Atheists: Less Crime, Less Vengeance, Less Racism

Check out this article in the LA Times about Secular Family Values and how great they are. It’s a few months old, but worth reading and relevant to many conversations held here. The conclusion will reassure many MSP readers:

Being a secular parent and something of an expert on secular culture, I know well the angst many secular Americans experience when they can’t help but wonder: Could I possibly be making a mistake by raising my children without religion? The unequivocal answer is no. Children raised without religion have no shortage of positive traits and virtues, and they ought to be warmly welcomed as a growing American demographic.

8 thoughts on “Atheists: Less Crime, Less Vengeance, Less Racism

  1. I’ve raised 3 kids in a completely secular home. We approached their moral education using what boils down to The Golden Rule. We invited them — encouraged them — to learn about religion from their friends’ families. And we expected them to be respectful of those beliefs.

    Every one of my kids and the secular partners they’ve made their lives with are fine, productive, constructive members of society. My single grandchild who is a third generation non-believer appears to be headed in the same direction as a healthy, happy, compassionate human being.

    I don’t get the anxiety about not being able to raise kids outside of some conventional religion.

  2. @1: Awesome! That’s really cool that your experience backs up the article and vice versa.

    Though I”m a bit confused by this:

    I don’t get the anxiety about not being able to raise kids outside of some conventional religion.

    If someone was unable to raise kids outside of conventional religion–in other words, if they had to give their kids a religion–you wouldn’t understand why that made them unhappy and anxious?

    That’s what your statement actually says. Do you mean something else?

  3. No, I mean quite the opposite.

    I have heard many people who are walking away from religion express that they won’t be able to raise their kids without religion as their backup partner in parenting. But I think that’s an unnecessary anxiety. I understand that they appreciate where their own values came from but I think they should push through their discomfort about having to come up with their own resources and rely on the authenticity of core values and their kids natural empathy.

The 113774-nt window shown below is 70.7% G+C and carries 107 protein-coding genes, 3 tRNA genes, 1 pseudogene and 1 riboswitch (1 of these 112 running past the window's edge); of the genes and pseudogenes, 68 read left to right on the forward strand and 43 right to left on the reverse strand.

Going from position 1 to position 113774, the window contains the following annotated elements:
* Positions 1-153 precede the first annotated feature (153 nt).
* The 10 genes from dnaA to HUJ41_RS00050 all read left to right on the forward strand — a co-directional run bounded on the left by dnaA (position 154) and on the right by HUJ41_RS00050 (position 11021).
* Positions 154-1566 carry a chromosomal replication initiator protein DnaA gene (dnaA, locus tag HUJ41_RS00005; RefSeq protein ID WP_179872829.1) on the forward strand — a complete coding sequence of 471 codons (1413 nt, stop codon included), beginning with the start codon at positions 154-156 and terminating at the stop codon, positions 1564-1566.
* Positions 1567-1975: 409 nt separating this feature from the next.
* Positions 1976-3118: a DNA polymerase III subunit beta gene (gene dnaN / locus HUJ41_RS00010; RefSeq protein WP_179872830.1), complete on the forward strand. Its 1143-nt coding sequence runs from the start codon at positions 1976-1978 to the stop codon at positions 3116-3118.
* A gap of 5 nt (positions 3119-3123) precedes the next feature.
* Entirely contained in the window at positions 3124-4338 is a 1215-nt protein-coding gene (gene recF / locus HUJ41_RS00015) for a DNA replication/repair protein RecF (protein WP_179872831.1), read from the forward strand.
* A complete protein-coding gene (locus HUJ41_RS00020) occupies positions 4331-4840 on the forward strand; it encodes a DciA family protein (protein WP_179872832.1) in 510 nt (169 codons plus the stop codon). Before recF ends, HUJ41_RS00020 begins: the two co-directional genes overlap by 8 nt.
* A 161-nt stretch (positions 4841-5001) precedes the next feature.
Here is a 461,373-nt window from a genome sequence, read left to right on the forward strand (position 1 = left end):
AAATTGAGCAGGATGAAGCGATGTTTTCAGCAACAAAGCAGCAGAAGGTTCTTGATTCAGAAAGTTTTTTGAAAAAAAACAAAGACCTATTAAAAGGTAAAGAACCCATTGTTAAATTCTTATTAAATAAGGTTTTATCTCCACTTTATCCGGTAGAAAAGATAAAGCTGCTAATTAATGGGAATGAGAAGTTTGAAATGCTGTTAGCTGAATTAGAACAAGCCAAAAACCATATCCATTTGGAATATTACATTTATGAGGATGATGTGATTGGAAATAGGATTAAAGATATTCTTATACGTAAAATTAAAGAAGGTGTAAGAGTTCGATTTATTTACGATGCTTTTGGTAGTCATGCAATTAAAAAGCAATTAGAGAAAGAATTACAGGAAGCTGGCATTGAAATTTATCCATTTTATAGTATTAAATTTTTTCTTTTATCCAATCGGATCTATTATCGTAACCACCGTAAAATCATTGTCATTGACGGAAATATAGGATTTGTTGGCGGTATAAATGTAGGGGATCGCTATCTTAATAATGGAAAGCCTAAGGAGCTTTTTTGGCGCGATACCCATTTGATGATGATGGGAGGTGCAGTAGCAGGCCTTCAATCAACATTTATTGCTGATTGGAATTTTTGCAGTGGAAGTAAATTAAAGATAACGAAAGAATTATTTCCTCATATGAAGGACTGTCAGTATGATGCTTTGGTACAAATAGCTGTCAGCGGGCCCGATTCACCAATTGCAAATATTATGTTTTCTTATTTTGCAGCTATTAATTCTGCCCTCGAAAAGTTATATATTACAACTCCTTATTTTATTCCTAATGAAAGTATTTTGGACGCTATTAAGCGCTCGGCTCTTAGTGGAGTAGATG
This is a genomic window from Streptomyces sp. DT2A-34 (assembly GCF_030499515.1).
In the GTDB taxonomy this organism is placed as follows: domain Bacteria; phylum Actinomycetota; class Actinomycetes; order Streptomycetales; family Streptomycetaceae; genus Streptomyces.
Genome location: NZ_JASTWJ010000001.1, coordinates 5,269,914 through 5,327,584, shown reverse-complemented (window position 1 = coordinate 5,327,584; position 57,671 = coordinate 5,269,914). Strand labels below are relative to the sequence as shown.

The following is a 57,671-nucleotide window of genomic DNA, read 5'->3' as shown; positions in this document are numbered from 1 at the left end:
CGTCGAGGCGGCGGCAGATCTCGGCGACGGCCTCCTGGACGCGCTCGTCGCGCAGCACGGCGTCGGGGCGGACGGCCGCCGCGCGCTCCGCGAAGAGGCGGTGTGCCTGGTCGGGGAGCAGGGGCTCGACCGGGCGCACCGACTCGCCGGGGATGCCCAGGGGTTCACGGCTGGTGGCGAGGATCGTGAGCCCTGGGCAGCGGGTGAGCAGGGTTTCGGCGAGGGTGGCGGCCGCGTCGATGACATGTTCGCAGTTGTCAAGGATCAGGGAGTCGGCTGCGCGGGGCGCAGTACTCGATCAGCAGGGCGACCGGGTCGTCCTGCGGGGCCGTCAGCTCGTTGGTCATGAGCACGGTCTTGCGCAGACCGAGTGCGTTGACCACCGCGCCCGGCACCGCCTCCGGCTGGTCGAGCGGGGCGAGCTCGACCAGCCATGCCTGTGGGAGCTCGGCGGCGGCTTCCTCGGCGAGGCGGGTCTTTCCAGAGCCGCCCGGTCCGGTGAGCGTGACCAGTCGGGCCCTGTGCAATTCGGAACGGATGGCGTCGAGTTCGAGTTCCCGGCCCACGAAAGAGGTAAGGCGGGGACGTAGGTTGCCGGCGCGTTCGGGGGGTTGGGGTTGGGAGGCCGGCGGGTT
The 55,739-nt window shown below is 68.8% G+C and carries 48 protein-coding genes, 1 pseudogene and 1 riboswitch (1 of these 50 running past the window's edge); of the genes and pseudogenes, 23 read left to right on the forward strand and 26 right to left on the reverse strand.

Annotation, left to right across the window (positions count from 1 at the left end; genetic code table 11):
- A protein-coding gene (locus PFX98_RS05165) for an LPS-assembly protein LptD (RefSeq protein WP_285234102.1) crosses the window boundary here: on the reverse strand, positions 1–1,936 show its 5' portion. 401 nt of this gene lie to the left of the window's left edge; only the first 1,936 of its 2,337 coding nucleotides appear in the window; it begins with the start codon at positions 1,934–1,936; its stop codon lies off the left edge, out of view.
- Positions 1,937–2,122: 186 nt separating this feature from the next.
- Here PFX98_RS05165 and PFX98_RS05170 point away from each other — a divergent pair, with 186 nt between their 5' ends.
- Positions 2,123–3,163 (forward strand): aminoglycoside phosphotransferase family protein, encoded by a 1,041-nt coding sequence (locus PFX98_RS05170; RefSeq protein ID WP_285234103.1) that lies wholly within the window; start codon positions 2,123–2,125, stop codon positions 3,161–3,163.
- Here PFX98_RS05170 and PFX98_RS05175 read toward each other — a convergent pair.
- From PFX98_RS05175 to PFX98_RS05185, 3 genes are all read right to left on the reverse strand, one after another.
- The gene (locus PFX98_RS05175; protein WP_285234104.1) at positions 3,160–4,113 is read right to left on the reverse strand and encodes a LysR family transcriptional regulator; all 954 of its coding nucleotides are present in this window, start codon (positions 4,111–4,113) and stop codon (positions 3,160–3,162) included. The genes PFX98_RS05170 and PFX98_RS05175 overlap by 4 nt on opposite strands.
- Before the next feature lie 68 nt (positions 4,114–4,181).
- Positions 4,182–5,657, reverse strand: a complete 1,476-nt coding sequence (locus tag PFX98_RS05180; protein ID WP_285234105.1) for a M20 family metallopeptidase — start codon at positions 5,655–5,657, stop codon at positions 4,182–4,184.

It works and it’s not all that difficult if you believe and live what you’re trying to inculcate.

    IF someone could force a non-believing parent to give their kids a religious education that certainly would be an awful situation. And I understand that there are marriages where a believing spouse tries to get a non-believing other to keep going through the motions and keep their own views from their kids. I think that’s a form of abuse (to both the non-believing spouse AND the kids). I’m not referring to that situation if that’s where you thought I was going.

  4. No, I mean quite the opposite.

    OK, good. Thanks for clarifying. That makes more sense.

    I think that’s a form of abuse (to both the non-believing spouse AND the kids). I’m not referring to that situation if that’s where you thought I was going.

    I paraphrased your final comment not because it’s what I thought you meant but because, given how thoroughly it contracted what preceded it, I was pretty sure it wasn’t what you meant at all, and I wanted to make the source of the confusion clear.

  5. Very cool!

    The CoJCoL-dS teaches so many values that are the opposite of what I want my kids to learn (conformity, unquestioning obedience, sexism, shame regarding sexuality, etc.) that it always struck me as odd when exmos would claim that one of the positives about the church is that it teaches kids morals…

    That said, I admit I sometimes worry that maybe I should have done more to give my kids formal instructions on ethics. OTOH, I sometimes hear them discussing ethics among themselves, such as whether a given character was being selfish. So maybe the informal system isn’t so bad.

    With respect to that taboo subject of sex, I’ve read them It’s Perfectly Normal — to ensure that they get age-appropriate, fact-based, shame-free information about sex.

    Now, the unfolding Duggar scandal is making me feel like I should go over the parts about consent with them again, especially since we’ll be visiting family (including young cousins). I don’t want to be paranoid — I expect that they understand and there won’t be any problems — but I want to be sure there’s no confusion about boundaries.

  6. The thing is, parents and talk and talk and talk about values and morality but it’s what they see in practice that really influences them. That’s the encouraging and the scary truth.

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